But it's OK, because the media doesn't care that Facebook blatantly favored Hillary. They only care that 470 fake accounts - possibly, maybe linked to Russia - bought some fake ads.
Twitter is feeling the heat over Russian influence, too. The New York Times seized on information provided by a new "public policy group" called the Alliance for Securing Democracy which claims Russian bot accounts were pushing opposing messages on the NFL and the debate around whether to stand or kneel for the national anthem. This too has been accepted as truth by journalists, despite the fact that the group itself won't even clarify how it decides which Twitter accounts are in fact Russian bots. But the New York Times simply accepts what it is told without further analysis.
The US Senate Intelligence Committee also has Reddit in its sights over the platform's possible use by Russian bots to spread misinformation. Though, as usual, there is no evidence linking any efforts on Reddit back to Russians or the Russian government.
More hacking claims debunked
Meanwhile, one of the latest hacking "bombshell" revelations has been quietly falling apart. Last week the US Department of Homeland Security (DHS) told 21 states that they had been the target of Russian hacking during last year's election.
The usual media suspects breathlessly repeated the news, happy to rely purely on information provided by government officials. It became an especially big story because the list of 21 states included Wisconsin and Pennsylvania, both considered battleground states in which Clinton failed to campaign adequately, having taken victory for granted. The DHS information provided the perfect opportunity for the media to claim that the reason Clinton lost was that those states were among those targeted by Russia.
The only problem is that as soon as the story emerged, states on the list began to push back. Wisconsin officials said their election systems had not been hacked by Russians, despite the earlier claims from the DHS. California's Secretary of State Alex Padilla soon followed, releasing a statement saying the DHS's conclusions "were wrong" and that California's systems had not been hacked either. Padilla did not mince his words: the DHS information was "not only a year late, it also turned out to be bad information," he said.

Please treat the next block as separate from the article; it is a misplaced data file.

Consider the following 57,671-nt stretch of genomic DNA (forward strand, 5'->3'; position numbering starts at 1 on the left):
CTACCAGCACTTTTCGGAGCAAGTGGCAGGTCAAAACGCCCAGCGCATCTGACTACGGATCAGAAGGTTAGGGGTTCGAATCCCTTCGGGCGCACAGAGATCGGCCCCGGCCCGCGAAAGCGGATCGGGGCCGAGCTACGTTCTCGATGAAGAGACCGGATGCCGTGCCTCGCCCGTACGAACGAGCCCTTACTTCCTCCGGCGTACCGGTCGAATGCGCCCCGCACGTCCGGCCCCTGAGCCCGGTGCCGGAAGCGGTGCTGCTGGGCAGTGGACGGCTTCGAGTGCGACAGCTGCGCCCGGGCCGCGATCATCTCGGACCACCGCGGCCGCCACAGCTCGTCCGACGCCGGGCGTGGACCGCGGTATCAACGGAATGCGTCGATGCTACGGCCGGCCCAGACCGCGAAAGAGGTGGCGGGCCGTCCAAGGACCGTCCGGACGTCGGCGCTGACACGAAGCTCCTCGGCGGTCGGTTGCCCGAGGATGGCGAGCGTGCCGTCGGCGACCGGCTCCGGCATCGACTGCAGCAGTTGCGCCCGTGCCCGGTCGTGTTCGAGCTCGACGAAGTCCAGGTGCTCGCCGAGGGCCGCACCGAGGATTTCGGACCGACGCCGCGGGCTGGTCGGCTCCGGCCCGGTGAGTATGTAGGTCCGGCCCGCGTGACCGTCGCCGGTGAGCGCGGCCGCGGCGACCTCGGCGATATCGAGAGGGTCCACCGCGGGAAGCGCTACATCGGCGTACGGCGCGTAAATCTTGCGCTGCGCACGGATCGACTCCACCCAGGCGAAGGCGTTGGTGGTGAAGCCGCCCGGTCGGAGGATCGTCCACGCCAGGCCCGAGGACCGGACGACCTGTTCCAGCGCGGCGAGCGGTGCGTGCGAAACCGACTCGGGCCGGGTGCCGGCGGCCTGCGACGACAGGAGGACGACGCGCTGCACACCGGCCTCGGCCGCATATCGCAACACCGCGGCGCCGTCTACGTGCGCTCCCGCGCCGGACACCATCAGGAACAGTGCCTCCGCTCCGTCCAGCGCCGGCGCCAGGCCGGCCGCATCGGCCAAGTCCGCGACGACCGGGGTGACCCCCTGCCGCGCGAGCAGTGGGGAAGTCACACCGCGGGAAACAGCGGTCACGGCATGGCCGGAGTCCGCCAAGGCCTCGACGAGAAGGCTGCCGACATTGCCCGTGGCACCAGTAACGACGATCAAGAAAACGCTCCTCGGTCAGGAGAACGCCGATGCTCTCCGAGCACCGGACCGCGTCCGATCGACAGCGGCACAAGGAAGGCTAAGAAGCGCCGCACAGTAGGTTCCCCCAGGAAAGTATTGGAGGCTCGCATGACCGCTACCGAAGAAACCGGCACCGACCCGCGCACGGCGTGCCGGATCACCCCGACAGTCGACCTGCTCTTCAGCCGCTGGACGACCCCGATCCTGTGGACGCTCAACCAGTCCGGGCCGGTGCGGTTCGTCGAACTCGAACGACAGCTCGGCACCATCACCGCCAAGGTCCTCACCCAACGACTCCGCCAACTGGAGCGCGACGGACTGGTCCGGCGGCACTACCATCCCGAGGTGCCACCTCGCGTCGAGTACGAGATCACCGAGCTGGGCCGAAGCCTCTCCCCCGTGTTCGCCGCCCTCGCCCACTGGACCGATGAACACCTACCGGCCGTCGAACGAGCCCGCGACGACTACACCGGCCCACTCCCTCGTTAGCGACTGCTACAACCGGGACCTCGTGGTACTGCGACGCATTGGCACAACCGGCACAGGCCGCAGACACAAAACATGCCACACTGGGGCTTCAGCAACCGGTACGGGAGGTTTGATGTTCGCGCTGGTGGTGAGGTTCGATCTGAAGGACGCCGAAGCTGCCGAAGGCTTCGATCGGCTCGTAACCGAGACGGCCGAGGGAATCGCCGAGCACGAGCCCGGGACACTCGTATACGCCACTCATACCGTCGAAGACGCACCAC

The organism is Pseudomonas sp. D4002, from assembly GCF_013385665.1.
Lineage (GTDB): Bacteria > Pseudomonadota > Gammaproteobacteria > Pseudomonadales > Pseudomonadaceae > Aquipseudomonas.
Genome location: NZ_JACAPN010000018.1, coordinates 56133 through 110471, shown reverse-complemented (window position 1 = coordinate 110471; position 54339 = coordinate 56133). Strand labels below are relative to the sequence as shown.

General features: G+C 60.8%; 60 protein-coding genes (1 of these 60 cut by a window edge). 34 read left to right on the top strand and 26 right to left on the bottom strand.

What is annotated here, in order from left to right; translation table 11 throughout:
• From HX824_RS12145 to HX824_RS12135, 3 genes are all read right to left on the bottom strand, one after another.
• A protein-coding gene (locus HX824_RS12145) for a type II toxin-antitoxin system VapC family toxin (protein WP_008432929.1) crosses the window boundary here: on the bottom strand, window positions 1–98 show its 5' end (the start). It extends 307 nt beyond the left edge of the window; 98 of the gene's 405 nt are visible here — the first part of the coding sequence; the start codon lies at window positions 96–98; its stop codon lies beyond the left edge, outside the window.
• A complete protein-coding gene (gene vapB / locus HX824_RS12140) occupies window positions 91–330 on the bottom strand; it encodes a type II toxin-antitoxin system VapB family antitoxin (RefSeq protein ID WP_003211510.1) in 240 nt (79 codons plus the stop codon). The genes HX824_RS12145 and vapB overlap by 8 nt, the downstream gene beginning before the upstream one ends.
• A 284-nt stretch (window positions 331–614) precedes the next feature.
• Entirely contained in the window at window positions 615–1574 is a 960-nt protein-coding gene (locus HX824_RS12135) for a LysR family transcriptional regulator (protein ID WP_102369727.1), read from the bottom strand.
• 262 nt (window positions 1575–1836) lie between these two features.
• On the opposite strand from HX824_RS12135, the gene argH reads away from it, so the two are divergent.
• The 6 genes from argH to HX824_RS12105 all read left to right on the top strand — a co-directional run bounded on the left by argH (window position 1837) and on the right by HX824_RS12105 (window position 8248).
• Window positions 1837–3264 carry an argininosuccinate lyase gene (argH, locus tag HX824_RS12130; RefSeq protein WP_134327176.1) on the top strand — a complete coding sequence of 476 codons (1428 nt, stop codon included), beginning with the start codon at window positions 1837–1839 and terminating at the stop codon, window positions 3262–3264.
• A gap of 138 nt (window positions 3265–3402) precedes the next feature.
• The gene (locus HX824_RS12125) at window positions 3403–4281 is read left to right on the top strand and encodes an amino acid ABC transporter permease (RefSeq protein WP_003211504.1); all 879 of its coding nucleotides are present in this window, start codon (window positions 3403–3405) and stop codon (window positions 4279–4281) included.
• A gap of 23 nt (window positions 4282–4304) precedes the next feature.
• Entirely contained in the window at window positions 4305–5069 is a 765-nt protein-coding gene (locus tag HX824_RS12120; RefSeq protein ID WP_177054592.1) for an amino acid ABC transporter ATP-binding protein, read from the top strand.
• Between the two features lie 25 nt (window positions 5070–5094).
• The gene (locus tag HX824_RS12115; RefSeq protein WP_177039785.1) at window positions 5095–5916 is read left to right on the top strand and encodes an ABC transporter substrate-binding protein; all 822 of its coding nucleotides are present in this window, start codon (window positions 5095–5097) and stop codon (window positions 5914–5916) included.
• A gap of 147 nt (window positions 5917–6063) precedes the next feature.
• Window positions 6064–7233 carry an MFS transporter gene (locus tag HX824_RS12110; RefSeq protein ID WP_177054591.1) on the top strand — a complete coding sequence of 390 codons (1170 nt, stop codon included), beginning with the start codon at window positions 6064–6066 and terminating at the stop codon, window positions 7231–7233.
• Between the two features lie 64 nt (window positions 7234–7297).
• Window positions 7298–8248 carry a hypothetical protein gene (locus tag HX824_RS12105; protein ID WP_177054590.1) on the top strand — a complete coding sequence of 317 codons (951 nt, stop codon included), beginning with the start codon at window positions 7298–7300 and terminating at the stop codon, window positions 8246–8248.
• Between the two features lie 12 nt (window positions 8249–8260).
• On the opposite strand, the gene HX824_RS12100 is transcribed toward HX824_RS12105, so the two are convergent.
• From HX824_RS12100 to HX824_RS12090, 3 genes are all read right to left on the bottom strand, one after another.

But none of this matters. The original story that Russia hacked voting systems in 21 states is all that will be remembered - because when it comes to Russia, there appears to be absolutely no appetite among journalists for providing accurate information.
Rachel Maddow, the MSNBC anchor who has been obsessed with the Russia story from day one, has used the latest accusations about Russian bot activity on social media to conduct an experiment with her fans. In an act of award-worthy journalism, Maddow is asking her viewers to create fake secessionist movements using new hashtags like #NOhio and #oreGONE just to see if any Russian trolls will catch on and start tweeting about the 'AstroTurf' (fake grassroots) movements.
But don't expect Maddow or any other mainstream journalists to spend much time clarifying the actual facts. That would be far too mundane.